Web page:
Sunday, October 10, 2010
E.M. Forster by Wendy Moffat
To John Lehmann and Christopher Isherwood E.M. Forster was the “master” whom they called by his intimate name, Morgan. He was the only writer of the previous generation they admired without reservation. On the face of it he seemed like an odd literary mentor. Born in 1879, Forster was more than twenty years their senior. He made his name before the Fist World War, publishing a collection of short stories and four well-received novels : Where Angels Fear To Tread, The Longest Journey, A Room with a View, and Howards End. Compared to the great experimenters Joyce or Woolf, Forster's early novels seemed sedate. But to John and Christopher, these subtle satires of buttoned-up English life were revelatory and unpredictable. They admired Morgan's light touch, his razor balance of humor and wryness, insight and idealism. “Instead of trying to screw all his scenes to the highest possible pitch, he tones them down until they sound like mothers'- meeting gossip... There's actually less emphasis laid on the big scenes than on the unimportant ones.”
The novels looked at life from a complicated position – finding a dark vein of social comedy in the tragic blindness of British self-satisfaction. In spite of their sensitivity, they had a sinewy wit.
After the first four novels, there was silence. Morgan struggled for more than a decade to produce his last novel. A Passage to India came out in 1924. It had all the hallmarks of his earlier novels, but Morgan's insight was burnished into tragic wisdom. His complex and enlightened characters faced a world that seemed destined to break their wills and their hearts. But after A Passage to India, a curious silence. One of the most prominent novelists of his time appeared to simply cease writing fiction at the relatively young age of forty-five. Though he had almost fifty more years to live, there would be no more novels from Morgan.
Lehmann and Isherwood knew – or suspected- that by the time he published Howards End in 1910, Morgan had grown tired of the masquerade of propriety – the unspoiled countryside settings, the oh-so English people in their white linen suits, the clever repartee- that generated his plots. As early as June 1911, he confided in his diary his 'weariness of the only subject that I both can and may treat – the love of men for women & vice versa.”
But Forster forged on as a journalist, a reviewer, and an advocate for writers freedom. Despite being “so shy it makes one feel embarrassed,” he became a pungent social critic. He argued that Western democracies misunderstood the third world. And he believed that democracy can be sustained only through tolerance and openness, especially when these qualities seem to threaten national security. For more than fifty years Forster entered political fights from the position of the underdog. Almost every week one could read a pithy and pointed letter to the editor in his inimitable voice. He protested against fascism, against censorship, against communism, against “Jew-Consciousness,” against the British occupation of Egypt and India, against racism and jingoism and anything that smelled of John Bull. Morgan's public voice wasn't stentorian. He raised it, tremulously, often alone, against the edifice of conformity.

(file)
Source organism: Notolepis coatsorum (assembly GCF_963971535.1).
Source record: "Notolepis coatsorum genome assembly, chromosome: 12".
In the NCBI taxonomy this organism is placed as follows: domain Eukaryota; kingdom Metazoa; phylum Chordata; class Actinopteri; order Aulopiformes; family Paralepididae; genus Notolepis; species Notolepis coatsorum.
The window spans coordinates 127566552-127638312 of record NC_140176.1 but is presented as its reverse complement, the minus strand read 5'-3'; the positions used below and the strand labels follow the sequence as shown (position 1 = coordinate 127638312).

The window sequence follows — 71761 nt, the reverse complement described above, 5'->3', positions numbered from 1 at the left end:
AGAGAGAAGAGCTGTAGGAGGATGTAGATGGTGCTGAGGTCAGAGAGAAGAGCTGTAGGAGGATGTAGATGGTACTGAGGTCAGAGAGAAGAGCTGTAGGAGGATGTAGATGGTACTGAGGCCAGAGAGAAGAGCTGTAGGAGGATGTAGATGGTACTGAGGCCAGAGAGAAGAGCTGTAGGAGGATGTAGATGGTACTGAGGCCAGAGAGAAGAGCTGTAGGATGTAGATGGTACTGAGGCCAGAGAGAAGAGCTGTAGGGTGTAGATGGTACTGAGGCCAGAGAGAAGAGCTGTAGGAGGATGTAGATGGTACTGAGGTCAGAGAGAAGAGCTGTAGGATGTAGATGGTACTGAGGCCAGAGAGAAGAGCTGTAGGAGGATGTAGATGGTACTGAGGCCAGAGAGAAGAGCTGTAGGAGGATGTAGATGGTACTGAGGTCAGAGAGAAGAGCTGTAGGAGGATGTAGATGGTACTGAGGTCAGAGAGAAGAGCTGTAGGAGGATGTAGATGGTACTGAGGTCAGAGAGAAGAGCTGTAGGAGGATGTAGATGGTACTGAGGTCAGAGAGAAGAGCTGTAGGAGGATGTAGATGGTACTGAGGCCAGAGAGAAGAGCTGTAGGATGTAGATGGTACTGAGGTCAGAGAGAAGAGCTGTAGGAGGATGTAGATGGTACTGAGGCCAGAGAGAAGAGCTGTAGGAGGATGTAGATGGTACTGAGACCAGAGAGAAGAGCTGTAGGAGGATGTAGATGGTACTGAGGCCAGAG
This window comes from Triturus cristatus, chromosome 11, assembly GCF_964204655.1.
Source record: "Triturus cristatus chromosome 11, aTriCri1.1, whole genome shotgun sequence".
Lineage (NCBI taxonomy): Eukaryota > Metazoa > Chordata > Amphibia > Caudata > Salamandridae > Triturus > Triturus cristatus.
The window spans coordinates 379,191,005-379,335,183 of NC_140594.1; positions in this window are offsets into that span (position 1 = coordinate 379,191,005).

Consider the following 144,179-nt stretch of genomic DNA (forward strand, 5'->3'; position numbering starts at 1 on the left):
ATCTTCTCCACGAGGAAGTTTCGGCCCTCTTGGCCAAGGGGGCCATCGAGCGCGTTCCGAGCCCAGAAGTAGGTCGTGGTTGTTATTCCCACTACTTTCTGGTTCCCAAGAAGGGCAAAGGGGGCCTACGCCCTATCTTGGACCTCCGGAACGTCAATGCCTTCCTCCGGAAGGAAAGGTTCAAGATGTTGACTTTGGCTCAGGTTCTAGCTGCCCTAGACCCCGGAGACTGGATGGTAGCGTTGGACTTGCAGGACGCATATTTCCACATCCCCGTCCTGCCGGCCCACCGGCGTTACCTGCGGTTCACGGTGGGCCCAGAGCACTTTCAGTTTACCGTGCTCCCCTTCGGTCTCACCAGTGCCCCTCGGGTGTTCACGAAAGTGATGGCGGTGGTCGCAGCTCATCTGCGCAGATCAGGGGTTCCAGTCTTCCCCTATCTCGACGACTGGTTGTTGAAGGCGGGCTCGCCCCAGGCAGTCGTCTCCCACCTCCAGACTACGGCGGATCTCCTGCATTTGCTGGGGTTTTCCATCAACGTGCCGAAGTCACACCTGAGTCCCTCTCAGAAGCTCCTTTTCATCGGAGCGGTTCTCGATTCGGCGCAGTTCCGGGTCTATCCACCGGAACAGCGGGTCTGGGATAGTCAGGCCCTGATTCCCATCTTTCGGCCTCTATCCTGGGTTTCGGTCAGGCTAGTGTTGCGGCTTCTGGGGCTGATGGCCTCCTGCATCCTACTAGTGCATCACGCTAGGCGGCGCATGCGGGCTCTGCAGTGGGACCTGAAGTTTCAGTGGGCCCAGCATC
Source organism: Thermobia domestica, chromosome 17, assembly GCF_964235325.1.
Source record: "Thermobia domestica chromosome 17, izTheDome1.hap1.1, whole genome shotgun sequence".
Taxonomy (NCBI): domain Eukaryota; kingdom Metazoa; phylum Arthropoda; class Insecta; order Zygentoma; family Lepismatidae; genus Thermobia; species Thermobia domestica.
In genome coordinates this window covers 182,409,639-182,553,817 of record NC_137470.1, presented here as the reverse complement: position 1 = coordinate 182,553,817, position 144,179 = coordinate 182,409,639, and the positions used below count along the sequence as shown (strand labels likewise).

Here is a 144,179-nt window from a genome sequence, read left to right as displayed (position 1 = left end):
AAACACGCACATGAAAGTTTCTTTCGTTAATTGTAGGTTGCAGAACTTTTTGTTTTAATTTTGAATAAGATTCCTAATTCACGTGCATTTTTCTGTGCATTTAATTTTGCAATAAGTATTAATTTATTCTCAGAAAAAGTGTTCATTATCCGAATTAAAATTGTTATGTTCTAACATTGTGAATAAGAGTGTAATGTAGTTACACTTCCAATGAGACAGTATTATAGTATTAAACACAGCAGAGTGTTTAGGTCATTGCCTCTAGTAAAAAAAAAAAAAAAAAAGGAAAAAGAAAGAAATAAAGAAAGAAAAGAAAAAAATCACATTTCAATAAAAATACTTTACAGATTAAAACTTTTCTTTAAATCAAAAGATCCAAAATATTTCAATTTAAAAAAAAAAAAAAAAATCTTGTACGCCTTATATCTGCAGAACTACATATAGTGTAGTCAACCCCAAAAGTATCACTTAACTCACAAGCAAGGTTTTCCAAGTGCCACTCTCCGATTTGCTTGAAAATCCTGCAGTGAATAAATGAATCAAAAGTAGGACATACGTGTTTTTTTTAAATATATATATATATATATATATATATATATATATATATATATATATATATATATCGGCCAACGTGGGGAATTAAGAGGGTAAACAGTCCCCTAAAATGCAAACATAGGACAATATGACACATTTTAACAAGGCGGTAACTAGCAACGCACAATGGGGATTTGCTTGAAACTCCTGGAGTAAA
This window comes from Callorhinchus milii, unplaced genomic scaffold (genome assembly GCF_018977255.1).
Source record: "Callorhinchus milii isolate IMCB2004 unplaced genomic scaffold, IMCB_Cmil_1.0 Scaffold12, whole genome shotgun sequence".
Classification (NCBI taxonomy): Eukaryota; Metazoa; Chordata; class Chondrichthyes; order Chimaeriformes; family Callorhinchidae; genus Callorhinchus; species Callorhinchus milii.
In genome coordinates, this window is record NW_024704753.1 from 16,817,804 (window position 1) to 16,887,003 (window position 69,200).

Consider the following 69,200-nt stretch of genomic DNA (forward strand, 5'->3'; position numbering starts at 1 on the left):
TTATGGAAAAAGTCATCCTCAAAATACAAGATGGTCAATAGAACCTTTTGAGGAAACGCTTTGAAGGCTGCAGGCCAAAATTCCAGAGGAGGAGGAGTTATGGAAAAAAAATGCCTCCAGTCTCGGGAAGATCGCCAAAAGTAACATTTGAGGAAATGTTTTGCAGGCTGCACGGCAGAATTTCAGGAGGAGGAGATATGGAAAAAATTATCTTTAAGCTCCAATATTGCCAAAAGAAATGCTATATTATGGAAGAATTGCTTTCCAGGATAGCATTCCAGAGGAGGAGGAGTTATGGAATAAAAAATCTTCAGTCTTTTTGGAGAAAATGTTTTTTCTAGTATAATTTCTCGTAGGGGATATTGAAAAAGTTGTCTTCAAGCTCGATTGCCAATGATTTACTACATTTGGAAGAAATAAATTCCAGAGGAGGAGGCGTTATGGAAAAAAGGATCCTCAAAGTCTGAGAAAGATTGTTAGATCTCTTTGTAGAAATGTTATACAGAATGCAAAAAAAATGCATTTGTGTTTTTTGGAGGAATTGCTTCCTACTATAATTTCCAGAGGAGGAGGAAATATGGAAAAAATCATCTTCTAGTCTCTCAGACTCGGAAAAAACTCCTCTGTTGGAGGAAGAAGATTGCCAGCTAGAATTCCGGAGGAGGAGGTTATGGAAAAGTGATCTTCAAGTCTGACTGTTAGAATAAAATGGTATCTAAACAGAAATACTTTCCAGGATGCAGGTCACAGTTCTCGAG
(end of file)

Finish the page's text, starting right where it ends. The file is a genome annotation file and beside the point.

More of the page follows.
As self-proclaimed gay men, Isherwood and Lehmann adopted same the American neologism as the men who resisted police harassment at the Stonewall Inn in Sheridan Square, the men who embraced gay liberation, who eschewed the medical term homosexual, which had marked them for decades as a “species”. But the fact that they had lived through the sea change in attitudes and argot gave them fierce insight into the mystery of Morgan's strange broken-backed career.
Only weeks before Morgan died, Christopher made a pilgrimage to see him at King's College. On that spring morning in 1969, as always, Morgan looked impeccably ordinary, like “the man who comes to clean the clocks.” It was a canny disguise. In the 1920s, his college friend Lytton Strachey had nicknamed him the “Taupe”, a French word for “mole.” Though he was one of the great living men of letters, in a loose-fitting tweed suit and a cloth cap he slipped unnoticed into the crowd or sat quietly at the edge of the conversational circle. This mousy self-presentation was no accident. Forster came of age sexually in the shadow of the 1895 trials of Oscar Wilde, and he had learned his lessons well. Naturally quite shy, he consciously inverted Wilde's boldly effeminate persona. Where Wilde – and Stratchy after him – cut flamboyant and dandified figures, Forster disappeared into the woodwork. Wilde's bon mots became famous epigrams, but Forster instead chose to draw people inward, to reveal themselves to him as he remained enigmatic.